Oh, the decisions. As was the case last year, Fun Fun Fun's Saturday schedule forced some hard choices; today's toughest might be Washed Out and Deerhunter's simultaneous sets, thought there are plenty of other conflicting sets. But one of the things that makes Fun Fun Fun great is that the three main stages are just a minute's walk apart. There's some sound bleed, but it's hardly noticeable except between songs.
A few short recaps from last night:
The exuberant experimental Philly group's influences are all over the map, an odd mix of soul horns, trippy Rhodes and saloon-style piano and melodies that at times bring to mind old-timey vaudeville and gypsy music. I hadn't gotten into them before, but I get it after seeing them live, maybe because it had a kind of tribal percussion feel to it.
The coed Brooklyn collective sounded great on the Orange Stage, giving the poppy, folky songs and brittle metallic riffs from Bitte Orca a larger-than-life sound. "It sucks we're playing at the same time as GWAR," singer David Longstreth remarked; fun as GWAR was, the Projectors' was by far the more interesting set, even without costumes.
I was disappointed that I didn't witness any blood- or other fluid-spewing during the three songs I checked out. The experience up close must be different, but from a distance it looked like old farts in ridiculous costumes--though it's impressive they're so nimble at laying out tight, sleazy riffs despite the bulky outfits.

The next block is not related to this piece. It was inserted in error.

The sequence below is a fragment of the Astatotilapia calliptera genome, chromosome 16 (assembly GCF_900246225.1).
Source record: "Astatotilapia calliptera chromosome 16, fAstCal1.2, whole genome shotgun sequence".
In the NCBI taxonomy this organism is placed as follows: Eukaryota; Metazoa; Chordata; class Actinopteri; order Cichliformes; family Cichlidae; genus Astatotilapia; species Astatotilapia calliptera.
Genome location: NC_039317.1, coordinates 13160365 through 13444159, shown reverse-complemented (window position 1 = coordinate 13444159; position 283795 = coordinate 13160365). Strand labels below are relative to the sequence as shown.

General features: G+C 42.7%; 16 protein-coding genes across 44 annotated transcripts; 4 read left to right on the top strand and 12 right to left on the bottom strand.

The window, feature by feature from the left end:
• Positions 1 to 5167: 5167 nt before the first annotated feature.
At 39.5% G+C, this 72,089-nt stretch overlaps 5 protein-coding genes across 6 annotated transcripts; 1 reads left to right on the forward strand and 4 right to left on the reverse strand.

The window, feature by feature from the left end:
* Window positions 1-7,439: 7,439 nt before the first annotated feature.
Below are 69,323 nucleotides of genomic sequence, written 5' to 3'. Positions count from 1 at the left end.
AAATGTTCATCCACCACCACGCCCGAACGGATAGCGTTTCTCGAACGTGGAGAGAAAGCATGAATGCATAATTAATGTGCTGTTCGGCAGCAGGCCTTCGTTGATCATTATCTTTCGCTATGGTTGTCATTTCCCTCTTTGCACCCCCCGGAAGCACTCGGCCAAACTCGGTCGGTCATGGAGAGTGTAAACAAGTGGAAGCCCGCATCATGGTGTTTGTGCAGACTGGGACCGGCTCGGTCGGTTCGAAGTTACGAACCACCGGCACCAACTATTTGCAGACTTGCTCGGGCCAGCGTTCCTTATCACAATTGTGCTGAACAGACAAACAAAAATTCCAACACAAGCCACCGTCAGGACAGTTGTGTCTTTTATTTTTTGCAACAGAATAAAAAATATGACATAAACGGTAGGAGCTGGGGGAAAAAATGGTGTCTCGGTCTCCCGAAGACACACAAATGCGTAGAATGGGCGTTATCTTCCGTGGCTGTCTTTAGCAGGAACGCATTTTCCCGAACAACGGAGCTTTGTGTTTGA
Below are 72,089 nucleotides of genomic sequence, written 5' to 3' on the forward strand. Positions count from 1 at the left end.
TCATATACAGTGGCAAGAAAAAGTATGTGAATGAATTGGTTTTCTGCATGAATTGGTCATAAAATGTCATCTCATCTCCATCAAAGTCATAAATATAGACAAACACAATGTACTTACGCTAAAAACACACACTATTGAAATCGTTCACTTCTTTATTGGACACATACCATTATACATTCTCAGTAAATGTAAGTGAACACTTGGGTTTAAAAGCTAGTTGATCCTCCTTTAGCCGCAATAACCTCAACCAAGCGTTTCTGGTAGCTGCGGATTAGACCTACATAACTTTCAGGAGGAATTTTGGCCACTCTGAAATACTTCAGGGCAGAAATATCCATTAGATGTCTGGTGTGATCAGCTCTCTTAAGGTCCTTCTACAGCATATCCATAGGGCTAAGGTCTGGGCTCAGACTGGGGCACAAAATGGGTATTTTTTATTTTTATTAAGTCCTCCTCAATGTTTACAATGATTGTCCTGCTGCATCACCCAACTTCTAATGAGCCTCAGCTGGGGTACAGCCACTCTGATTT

With a great light show and polished performance, this was definitely the highlight of the night even if the material mostly came from the oddball Congratulations, which sounds to me like Ween doing '60s psych rock. Live, though, the contrast between the sound of material from great Oracular Spectacular and its follow-up wasn't quite so sparse--though it was clear from the explosive reaction to "Kids" and "Time To Pretend" which was the crowd favorite.
As intriguing as his beats are, watching the guy create them live just doesn't have the same appeal as watching a full band play. The crowd was fairly sparse, too--only the die-hard hip-hops chose him over MGMT.
I'm way late getting into these guys, but consider me a convert. After MGMT's super-cool set, it was great to see some old-school dudes rock so hard, going all the way back to the beginning for closer "We're Only Gonna Die"--which sounds so much more relevant and urgent than 99.9 percent of the crap that passes for punk these days.
Up today are Polvo, Washed Out, The Hold Steady and a triple headline bill of A-Trak, The Descendents and Mastodon to close the Festival this year.
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